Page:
New York Mets: Twisted Optimism

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New York Mets: Twisted Optimism

I'm not exactly sure when it happened, but somewhere along the line I began enjoying Major League Baseball's offseason more than the regular season itself.  Something about being a Mets fan from November through March is encouraging.  At the start of every season the Mets are "the team to beat"...and then all of a sudden the season starts. 

Mets fans are constantly given a false sense of optimism and are cursed with an old New York tradition of "waiting 'til next year."

I mean think about it.  After the legendary September collapse in 2007 the Mets addressed their biggest need by bringing in the best pitcher in baseball when they traded for Johan Santana.  They listened to the fans demands, and then gave us a reason to feel optimistic.  The addition of Santana made Mets fans feel like "next year" had finally come.

When the Mets broke down the following September yet again, they blamed the collapse on their shaky bullpen.  So what did they do?  They went into the winter meetings and signed Fransisco Rodriguez and traded for J.J. Putz who were supposed to take an 89-win team with a shaky bullpen and turned them into a legitimate contender with no glaring weakness.  

Mets fans were once again sitting in the drivers seat.  Even Sports Illustrated picked the Mets to win it all.  I mean really that's not saying much, but you can see where I'm going with this.  

This offseason, the Mets have gone about their business in a slightly different way.  Although they did make one big splash with the signing of Jason Bay, they haven't added any other big-impact players, rather they've brought in a number of low-risk, high reward guys like Mike Jacobs, Ryota Igarashi, Hisanori Takahashi. 

They refused to over pay for aging veterans like Bengie Molina and Randy Wolf, and for the first time in years they have excitement coming out of their minor league system.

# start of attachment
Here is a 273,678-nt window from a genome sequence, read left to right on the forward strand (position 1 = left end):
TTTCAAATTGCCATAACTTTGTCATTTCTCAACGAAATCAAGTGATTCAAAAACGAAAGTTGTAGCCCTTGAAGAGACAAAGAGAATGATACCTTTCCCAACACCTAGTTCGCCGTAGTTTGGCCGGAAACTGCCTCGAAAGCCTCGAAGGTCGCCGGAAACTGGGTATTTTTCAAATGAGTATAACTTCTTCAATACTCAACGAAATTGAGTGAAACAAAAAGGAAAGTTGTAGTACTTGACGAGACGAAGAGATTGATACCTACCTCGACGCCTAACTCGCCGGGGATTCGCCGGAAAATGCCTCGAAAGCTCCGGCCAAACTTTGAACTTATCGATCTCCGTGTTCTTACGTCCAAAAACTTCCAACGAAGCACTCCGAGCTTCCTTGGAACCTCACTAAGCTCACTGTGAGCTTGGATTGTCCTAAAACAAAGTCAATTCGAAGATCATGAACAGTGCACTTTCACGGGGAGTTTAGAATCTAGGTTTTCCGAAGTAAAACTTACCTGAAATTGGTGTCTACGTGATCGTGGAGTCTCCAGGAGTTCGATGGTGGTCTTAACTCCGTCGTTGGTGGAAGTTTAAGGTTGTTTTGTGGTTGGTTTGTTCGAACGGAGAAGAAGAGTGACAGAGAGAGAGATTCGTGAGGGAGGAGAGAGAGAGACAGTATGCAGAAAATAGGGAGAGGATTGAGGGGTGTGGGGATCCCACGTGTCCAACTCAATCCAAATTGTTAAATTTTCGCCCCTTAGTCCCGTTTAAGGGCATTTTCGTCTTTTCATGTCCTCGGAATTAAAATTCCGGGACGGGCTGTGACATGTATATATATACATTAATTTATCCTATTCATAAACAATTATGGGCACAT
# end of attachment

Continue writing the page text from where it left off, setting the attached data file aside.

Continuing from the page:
Omar has built up the farm system simply by refusing to trade his top minor league talent, and waiting patiently for them to develop.  A pretty basic strategy that has seemed so hard to execute over the past four or five years. 

Guys like Ike Davis, Fernando Martinez, Jennry Mejia, and Josh Thole have been given the chance to develop and pretty soon will make in impact at the big league level. 

Add these young players to a core that already include young established players like Wright, Reyes, Bay, Francoeur, Beltran and Santana give Mets fans something real to feel optimistic about.  The Mets have youth and athleticism they haven't had since the mid-'80s.  Who knows, the starting Mets infield in 2011 could be an all-home-grown unit of Wright, Reyes, Reese Havens, Davis and Thole.  

So even with the recent news of Reyes being out 2-8 weeks, and Beltran already on the shelve for the first month of the season, I'm my typical preseason optimistic self; but hey, that's the nature of being a Mets fan.  Always believing in the unbelievable and staying true to the team through thick and thin. 

That's what makes being a Mets fan in New York so fun.  It's hard work.  It takes dedication, determination, and a little bit of twisted optimism.  I love the Mets youth, their energy, their depth and the future of the franchise.  Unfortunately, most of my wildest dreams lay on the shoulders of John Maine and Oliver Perez. 

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